critter1982's avatar

I agree with Laureth.

If I’m not sure what I want when the waiter asks I tell him/her I need a few minutes.

tinyfaery's avatar

I agree with laureth. Just ask for more time to make your decision.

Blondesjon's avatar

You let the waitstaff pressure you? Why not just tell them you need a moment? Is it a matter of being concerned about how they will percieve you for not being immediately forthcoming with your drink order?

they work for you while you’re at the counter/table…be a boss

Adina1968's avatar

I’ve found that if you polietly let the server know that you need a minute to get settled and look over the drink menu they are happy to accomodate. They are just trying to provide you with good service. I agree with laureth. There are many people who would complain if they didn’t ask you if they could bring you a drink right away. Communication is key.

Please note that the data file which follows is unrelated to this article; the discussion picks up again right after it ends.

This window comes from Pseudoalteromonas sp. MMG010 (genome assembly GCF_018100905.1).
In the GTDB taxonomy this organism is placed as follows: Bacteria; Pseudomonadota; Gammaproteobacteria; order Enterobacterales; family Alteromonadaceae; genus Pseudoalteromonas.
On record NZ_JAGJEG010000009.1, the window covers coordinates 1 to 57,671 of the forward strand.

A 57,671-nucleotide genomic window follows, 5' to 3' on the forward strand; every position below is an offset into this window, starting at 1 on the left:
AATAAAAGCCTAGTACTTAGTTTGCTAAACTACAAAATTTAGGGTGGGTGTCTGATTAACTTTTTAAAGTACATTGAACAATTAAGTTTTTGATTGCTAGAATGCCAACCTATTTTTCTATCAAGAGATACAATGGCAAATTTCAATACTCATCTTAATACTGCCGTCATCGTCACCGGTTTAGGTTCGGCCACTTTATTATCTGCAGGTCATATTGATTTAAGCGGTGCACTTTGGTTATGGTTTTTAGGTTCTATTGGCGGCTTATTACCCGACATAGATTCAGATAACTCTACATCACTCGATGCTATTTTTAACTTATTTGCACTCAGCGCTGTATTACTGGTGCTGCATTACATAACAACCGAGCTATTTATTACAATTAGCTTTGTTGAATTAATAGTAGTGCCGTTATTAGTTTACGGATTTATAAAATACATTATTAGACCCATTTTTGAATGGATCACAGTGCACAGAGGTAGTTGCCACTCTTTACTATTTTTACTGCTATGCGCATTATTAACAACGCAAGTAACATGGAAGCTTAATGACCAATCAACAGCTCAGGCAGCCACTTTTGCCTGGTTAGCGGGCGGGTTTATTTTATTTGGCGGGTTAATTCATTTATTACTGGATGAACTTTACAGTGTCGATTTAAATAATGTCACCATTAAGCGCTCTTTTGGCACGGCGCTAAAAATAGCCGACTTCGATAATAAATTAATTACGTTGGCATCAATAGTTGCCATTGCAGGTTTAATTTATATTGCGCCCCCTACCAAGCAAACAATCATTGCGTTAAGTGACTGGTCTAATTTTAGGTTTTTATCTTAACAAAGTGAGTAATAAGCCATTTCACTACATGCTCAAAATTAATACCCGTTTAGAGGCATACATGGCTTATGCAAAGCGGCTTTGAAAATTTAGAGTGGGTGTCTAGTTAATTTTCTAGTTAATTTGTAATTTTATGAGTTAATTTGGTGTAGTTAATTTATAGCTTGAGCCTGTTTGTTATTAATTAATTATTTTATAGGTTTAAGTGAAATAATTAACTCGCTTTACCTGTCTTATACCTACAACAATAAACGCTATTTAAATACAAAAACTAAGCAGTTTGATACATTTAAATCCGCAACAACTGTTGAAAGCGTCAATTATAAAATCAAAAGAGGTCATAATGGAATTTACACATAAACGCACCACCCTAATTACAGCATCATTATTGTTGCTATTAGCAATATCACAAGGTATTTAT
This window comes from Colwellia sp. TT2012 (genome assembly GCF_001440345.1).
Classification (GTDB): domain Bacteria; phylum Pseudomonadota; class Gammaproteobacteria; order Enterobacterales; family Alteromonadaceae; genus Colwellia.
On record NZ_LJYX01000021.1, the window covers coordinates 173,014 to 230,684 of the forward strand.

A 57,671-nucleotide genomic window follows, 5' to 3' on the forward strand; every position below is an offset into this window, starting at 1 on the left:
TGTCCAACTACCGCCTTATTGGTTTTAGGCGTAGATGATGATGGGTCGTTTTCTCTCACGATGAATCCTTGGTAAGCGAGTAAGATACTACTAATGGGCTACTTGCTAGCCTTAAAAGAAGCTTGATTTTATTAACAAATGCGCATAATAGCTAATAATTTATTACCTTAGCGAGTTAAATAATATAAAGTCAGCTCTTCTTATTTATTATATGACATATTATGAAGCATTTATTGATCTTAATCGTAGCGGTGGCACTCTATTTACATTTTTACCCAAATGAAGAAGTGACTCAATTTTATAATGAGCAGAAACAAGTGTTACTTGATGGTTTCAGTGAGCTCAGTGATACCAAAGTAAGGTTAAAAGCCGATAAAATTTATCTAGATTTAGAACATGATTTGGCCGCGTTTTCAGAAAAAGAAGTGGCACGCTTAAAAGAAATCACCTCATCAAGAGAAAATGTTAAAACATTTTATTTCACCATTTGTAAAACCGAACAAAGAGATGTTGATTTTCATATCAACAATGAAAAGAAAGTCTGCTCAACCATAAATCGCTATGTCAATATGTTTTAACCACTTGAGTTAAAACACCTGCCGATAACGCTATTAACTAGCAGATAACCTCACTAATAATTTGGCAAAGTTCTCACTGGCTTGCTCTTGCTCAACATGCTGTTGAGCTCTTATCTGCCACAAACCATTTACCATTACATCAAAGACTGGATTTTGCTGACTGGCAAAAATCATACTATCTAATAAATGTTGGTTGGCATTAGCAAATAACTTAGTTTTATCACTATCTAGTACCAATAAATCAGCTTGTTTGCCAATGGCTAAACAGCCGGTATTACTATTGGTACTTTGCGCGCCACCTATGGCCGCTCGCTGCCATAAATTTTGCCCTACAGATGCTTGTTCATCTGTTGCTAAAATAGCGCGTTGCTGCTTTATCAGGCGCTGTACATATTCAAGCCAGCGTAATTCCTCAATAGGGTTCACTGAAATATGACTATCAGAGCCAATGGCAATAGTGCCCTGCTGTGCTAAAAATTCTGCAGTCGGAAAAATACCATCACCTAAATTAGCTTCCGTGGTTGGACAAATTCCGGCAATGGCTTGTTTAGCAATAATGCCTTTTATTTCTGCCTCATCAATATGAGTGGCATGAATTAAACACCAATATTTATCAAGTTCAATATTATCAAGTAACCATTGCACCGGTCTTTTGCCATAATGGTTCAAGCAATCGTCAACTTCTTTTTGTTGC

galileogirl's avatar

A lot of people are ready when they walk in the door. Especially whe going for fast food. I can usually decide in the 30 seconds it takes to walk from ihe car to the counter if I want it with or without fries. In a restaurant some of us don’t want to spend a long time waiting to eat and can decide quickly between steak or pasta.

I think it is easier (and brings a better tip) if the server is attentive instead of missing in action.

funkdaddy's avatar

Usually busy servers will work their section as a loop, if you’re there then they at least want to acknowledge you rather than just blazing by. (ignoring people seems to be the fastest way to lose money)

One of the worst things that can happen from a customer service standpoint is for a customer to flag down one of your peers because you haven’t introduced yourself. Honestly that’s all that immediate first visit is, I want you to know who I am, and if I can get you something right then, all the better. If not, no biggie, I’ll see you again in 3–5 minutes.